Although the risk of a recession may loom in the second half of the year, stock market may have an unexpectedly strong first half of the year. Look for openings in value stocks and Asia outside of Japan.
The renowned investor Barton Biggs famously said, “Beware of the human instinct to fight the last war. The majority of investors currently anticipate that the stock market will crash along with corporate earnings in early 2023 because they are waging the ultimate battle—the bear market of 2022. There is a lot of negativity, but I have more optimism.
First, historical research reveals a peculiarity in presidential cycles: The first quarter of the third year1—the quarter we are presently in—has been the greatest quarter for the S&P 500 out of all 16 during each of the 16 quarters of each presidential cycle since 1950. The S&P 500 has consistently increased over the 12 months after a midterm election year, such as 2022, by an average of 33%. Since the current presidential cycle has followed the same pattern so far, there is hope for this quarter.
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Returns on the S&P 500 have been noticeably lower in years with midterm elections.
Additionally, economic indicators like GDP and employment show that the American economy is far too resilient to justify a first-quarter earnings decline. Furthermore, given that the prices of these cyclical stocks typically decline before the economy falters, the recent outperformance of the financial, industrial, and material sectors also suggests the opposite. A solid first quarter is possible with the inflation rate continuing to improve.
Instead, earnings might gradually decline throughout 2023, frustrating bearish market sentiment. Long-term bond interest rates have declined more than short-term bond interest rates, inverting the yield curve, which typically heralds an approaching downturn in the economy. Could the year’s second half be weaker than the first after an unexpectedly strong first half? There is a chance. The second half of the year may be when the stock market is most at risk.
Overall, there are some promising signs as well as potential overvalued industries.
Possibilities in Value-Added stock market
Value stocks began to outperform the market in the fourth quarter of 2022, as sectors like energy, industrials, minerals, and financials took the lead. Though many investors don’t seem to recognise it because the memory of “easy” money in uber-growth stocks is just too alluring, we might be in the early stages of value outperforming.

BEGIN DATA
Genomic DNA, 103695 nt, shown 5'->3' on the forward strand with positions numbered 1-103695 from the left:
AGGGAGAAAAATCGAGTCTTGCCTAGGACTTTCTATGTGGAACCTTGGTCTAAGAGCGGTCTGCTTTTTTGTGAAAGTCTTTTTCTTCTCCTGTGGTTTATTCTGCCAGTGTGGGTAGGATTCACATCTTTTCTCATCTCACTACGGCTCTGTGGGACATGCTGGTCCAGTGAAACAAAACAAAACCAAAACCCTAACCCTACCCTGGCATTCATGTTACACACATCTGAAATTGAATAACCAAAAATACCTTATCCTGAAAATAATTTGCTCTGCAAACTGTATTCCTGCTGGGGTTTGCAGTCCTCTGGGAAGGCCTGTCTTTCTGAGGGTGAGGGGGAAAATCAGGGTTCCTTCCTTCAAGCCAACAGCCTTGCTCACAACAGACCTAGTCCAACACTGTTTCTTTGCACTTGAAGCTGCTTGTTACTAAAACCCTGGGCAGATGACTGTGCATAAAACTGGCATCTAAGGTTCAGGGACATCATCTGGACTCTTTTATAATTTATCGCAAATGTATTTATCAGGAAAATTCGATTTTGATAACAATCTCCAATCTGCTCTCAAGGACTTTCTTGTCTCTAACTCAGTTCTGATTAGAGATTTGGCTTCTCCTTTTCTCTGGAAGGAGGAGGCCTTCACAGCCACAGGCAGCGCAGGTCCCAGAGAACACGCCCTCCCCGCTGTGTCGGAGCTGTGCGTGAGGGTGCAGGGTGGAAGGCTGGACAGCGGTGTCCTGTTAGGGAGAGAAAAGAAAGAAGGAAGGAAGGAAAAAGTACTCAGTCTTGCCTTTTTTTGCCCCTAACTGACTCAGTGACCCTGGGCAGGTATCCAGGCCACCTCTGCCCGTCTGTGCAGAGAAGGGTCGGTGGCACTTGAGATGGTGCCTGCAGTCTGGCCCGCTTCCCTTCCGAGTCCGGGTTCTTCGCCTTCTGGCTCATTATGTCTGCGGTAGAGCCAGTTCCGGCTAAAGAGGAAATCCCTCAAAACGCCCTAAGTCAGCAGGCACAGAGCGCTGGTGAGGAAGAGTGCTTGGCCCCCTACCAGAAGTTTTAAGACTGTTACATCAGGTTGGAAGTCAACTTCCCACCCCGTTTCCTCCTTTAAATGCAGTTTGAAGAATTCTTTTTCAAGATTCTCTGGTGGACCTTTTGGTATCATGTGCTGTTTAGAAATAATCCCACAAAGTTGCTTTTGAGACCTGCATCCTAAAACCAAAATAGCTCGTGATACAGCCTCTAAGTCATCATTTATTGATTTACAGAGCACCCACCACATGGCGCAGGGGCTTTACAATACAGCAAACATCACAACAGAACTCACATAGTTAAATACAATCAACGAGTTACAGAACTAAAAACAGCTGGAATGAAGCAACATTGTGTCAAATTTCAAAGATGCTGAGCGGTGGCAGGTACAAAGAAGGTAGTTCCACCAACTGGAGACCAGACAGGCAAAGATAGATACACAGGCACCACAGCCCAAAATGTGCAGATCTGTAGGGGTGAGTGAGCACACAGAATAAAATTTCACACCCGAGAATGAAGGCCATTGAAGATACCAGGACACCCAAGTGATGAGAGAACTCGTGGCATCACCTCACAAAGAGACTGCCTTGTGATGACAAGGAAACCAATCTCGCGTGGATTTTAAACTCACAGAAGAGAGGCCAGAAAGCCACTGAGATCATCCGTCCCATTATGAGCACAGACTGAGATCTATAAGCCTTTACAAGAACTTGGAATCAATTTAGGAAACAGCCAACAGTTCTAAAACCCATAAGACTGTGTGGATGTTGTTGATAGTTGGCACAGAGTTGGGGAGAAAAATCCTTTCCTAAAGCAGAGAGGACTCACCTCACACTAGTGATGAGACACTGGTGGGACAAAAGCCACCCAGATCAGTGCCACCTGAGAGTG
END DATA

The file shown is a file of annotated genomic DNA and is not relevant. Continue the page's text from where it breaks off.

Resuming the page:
Technology plunged 60% in the first year after the dotcom boom burst in 2000, and investors rushed to buy the dip. However, according to the Technology Select Sector Index, the technology sector fell by another 22% in the second year. Industrials, financials, and materials were all rising in the meantime, but investors missed it because they were still trying to buy what had performed well during the last bull market. There is a startling regularity in that behaviour this year. Investors have returned to the hot tech equities, but they are less interested in value stocks.
Mega-Cap Tech stock market Are They About to Fall ?
The market capitalization of the five largest tech stocks in the S&P 500 totaled just over 20% of the index at their peak during the dotcom stock bubble of 2000, bottoming out at 5% of the benchmark five years later. At their height, the five largest technology stocks in the S&P 500 made up 25% of the index in 2022. Will they also move to 5%?
On the one hand, the five top IT stocks’ average 30 times values today are probably never going to achieve the triple-digit valuations of 2000. However, the U.S. government has historically stifled mega-cap tech stocks’ growth in an effort to prevent them from monopolising their respective sectors, as evidenced by the increased regulatory scrutiny we are currently witnessing. Reducing exposure to mega-cap tech firms may be a good idea given slowing growth rates and premium values.
In 2023, what will the stock market do ?
Consensus forecasts call for approximately 5% earnings growth (opens in new tab) for S&P 500 companies in 2023, barring a recession, which is a very real possibility. That’s respectable but unquestionably less than it was in earlier years.
What is the stock market, and why would it be wise to educate yourself on it ?
A free-market economy includes the stock market as one of its elements. It enables businesses to raise funds by selling stock shares and corporate bonds, and it gives investors a chance to profit from the business’s financial success through capital gains and dividend payments.